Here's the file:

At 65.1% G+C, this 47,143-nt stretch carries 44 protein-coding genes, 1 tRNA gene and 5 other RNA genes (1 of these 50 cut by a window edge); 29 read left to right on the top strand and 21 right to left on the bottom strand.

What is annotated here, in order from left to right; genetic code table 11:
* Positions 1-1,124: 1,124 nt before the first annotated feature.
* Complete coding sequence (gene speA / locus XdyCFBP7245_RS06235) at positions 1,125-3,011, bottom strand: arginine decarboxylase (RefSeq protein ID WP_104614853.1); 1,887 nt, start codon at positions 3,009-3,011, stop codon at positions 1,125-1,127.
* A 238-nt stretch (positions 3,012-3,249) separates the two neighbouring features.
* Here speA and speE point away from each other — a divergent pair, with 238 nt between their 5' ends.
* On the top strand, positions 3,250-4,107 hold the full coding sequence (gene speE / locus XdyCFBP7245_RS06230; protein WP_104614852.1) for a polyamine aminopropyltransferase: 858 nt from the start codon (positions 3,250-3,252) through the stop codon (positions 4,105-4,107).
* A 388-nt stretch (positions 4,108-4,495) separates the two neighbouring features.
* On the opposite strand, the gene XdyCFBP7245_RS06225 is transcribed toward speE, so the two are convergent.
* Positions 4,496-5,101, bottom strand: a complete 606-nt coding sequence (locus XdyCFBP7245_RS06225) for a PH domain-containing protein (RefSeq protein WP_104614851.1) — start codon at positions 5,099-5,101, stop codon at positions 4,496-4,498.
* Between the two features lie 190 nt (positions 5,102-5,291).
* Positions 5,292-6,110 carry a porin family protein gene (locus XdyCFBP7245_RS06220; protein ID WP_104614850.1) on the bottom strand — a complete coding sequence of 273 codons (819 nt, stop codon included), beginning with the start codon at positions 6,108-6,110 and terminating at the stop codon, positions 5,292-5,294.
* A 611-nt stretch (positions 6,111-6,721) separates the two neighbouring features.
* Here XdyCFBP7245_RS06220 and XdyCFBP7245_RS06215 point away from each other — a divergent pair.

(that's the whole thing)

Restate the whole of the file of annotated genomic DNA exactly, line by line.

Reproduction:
At 65.1% G+C, this 47,143-nt stretch carries 44 protein-coding genes, 1 tRNA gene and 5 other RNA genes (1 of these 50 cut by a window edge); 29 read left to right on the top strand and 21 right to left on the bottom strand.

What is annotated here, in order from left to right; genetic code table 11:
* Positions 1-1,124: 1,124 nt before the first annotated feature.
* Complete coding sequence (gene speA / locus XdyCFBP7245_RS06235) at positions 1,125-3,011, bottom strand: arginine decarboxylase (RefSeq protein ID WP_104614853.1); 1,887 nt, start codon at positions 3,009-3,011, stop codon at positions 1,125-1,127.
* A 238-nt stretch (positions 3,012-3,249) separates the two neighbouring features.
* Here speA and speE point away from each other — a divergent pair, with 238 nt between their 5' ends.
* On the top strand, positions 3,250-4,107 hold the full coding sequence (gene speE / locus XdyCFBP7245_RS06230; protein WP_104614852.1) for a polyamine aminopropyltransferase: 858 nt from the start codon (positions 3,250-3,252) through the stop codon (positions 4,105-4,107).
* A 388-nt stretch (positions 4,108-4,495) separates the two neighbouring features.
* On the opposite strand, the gene XdyCFBP7245_RS06225 is transcribed toward speE, so the two are convergent.
* Positions 4,496-5,101, bottom strand: a complete 606-nt coding sequence (locus XdyCFBP7245_RS06225) for a PH domain-containing protein (RefSeq protein WP_104614851.1) — start codon at positions 5,099-5,101, stop codon at positions 4,496-4,498.
* Between the two features lie 190 nt (positions 5,102-5,291).
* Positions 5,292-6,110 carry a porin family protein gene (locus XdyCFBP7245_RS06220; protein ID WP_104614850.1) on the bottom strand — a complete coding sequence of 273 codons (819 nt, stop codon included), beginning with the start codon at positions 6,108-6,110 and terminating at the stop codon, positions 5,292-5,294.
* A 611-nt stretch (positions 6,111-6,721) separates the two neighbouring features.
* Here XdyCFBP7245_RS06220 and XdyCFBP7245_RS06215 point away from each other — a divergent pair.